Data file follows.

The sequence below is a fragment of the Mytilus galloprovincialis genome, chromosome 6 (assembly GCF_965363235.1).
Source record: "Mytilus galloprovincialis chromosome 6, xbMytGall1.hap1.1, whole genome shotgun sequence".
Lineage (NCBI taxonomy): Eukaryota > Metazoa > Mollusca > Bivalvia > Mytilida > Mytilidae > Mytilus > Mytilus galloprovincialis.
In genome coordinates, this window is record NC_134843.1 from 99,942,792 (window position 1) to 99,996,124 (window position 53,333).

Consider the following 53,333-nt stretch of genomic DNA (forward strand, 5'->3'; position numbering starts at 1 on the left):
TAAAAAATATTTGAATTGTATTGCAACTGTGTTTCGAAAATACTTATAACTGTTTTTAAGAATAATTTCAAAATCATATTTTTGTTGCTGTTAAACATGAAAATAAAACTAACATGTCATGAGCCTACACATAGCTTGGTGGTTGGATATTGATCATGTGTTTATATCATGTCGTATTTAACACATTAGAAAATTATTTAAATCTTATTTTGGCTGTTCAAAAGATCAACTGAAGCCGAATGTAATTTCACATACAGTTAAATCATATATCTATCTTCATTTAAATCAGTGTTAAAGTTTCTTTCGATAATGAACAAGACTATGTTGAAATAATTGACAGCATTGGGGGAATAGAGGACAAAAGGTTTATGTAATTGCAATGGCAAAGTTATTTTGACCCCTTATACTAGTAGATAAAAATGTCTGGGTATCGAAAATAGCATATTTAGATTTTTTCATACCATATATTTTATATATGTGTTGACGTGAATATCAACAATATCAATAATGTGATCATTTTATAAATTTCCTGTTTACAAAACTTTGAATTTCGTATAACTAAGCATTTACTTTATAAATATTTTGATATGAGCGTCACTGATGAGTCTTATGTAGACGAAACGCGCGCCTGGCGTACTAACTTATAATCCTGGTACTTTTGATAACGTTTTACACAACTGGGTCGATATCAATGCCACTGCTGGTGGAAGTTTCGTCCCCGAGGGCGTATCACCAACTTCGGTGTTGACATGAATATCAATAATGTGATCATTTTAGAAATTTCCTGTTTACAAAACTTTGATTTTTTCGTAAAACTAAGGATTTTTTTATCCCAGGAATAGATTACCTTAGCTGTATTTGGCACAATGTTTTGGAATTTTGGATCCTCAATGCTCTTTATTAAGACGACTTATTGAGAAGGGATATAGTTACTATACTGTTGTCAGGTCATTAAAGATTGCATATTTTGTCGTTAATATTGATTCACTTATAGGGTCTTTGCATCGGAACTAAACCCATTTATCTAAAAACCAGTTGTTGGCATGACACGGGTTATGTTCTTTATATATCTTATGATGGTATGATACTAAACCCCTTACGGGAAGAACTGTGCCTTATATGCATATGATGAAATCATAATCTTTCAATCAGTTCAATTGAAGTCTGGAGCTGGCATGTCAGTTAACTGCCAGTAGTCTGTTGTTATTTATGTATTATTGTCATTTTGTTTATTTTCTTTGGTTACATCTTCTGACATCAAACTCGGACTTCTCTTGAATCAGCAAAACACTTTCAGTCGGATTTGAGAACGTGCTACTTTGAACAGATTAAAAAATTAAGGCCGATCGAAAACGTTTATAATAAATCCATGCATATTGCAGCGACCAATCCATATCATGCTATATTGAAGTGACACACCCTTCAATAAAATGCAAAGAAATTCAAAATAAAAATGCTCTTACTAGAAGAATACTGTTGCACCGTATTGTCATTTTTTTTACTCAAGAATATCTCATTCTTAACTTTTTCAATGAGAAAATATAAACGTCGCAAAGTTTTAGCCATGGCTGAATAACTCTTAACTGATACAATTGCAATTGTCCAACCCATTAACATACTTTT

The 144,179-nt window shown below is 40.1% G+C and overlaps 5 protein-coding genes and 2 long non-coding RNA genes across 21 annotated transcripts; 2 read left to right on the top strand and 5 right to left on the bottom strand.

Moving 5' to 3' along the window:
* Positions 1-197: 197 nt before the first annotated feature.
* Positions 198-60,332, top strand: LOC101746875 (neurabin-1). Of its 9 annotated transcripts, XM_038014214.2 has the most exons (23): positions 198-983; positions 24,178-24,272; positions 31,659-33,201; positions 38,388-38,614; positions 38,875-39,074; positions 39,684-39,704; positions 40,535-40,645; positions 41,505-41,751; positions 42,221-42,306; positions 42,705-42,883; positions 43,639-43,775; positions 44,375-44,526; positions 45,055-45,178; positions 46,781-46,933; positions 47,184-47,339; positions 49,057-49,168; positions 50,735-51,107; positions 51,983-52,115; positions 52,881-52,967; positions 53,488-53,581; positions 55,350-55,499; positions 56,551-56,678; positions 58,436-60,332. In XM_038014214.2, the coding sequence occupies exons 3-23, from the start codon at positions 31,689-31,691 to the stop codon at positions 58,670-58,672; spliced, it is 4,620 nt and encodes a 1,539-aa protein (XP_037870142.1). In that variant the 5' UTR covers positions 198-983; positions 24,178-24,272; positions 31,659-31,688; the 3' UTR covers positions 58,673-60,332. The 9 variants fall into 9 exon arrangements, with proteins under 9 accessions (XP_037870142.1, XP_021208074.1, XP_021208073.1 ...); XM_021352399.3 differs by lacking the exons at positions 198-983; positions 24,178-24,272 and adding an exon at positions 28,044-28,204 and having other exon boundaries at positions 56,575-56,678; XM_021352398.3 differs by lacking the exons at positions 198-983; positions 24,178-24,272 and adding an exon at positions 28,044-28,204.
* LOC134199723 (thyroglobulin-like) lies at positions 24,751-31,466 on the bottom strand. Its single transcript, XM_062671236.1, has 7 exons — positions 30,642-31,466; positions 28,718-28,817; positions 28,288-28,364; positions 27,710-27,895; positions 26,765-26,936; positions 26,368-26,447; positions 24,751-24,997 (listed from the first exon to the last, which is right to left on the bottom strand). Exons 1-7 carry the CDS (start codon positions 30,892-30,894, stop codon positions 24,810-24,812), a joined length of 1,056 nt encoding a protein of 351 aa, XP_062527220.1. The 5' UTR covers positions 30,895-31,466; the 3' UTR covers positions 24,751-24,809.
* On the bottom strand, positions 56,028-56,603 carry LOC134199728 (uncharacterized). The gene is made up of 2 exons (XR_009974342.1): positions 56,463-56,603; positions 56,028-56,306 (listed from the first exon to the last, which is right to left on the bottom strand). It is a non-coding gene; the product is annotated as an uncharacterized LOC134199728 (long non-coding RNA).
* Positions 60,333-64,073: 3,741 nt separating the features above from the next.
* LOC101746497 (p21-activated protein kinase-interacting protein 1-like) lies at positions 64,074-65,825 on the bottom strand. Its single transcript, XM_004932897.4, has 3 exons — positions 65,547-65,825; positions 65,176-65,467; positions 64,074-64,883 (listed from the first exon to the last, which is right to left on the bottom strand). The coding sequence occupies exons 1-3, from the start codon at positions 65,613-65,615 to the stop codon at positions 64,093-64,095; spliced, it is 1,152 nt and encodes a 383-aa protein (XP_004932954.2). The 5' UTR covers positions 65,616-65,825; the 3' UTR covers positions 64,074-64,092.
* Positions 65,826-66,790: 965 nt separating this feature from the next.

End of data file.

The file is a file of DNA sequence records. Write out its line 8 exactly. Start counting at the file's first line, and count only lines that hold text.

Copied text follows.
Moving 5' to 3' along the window: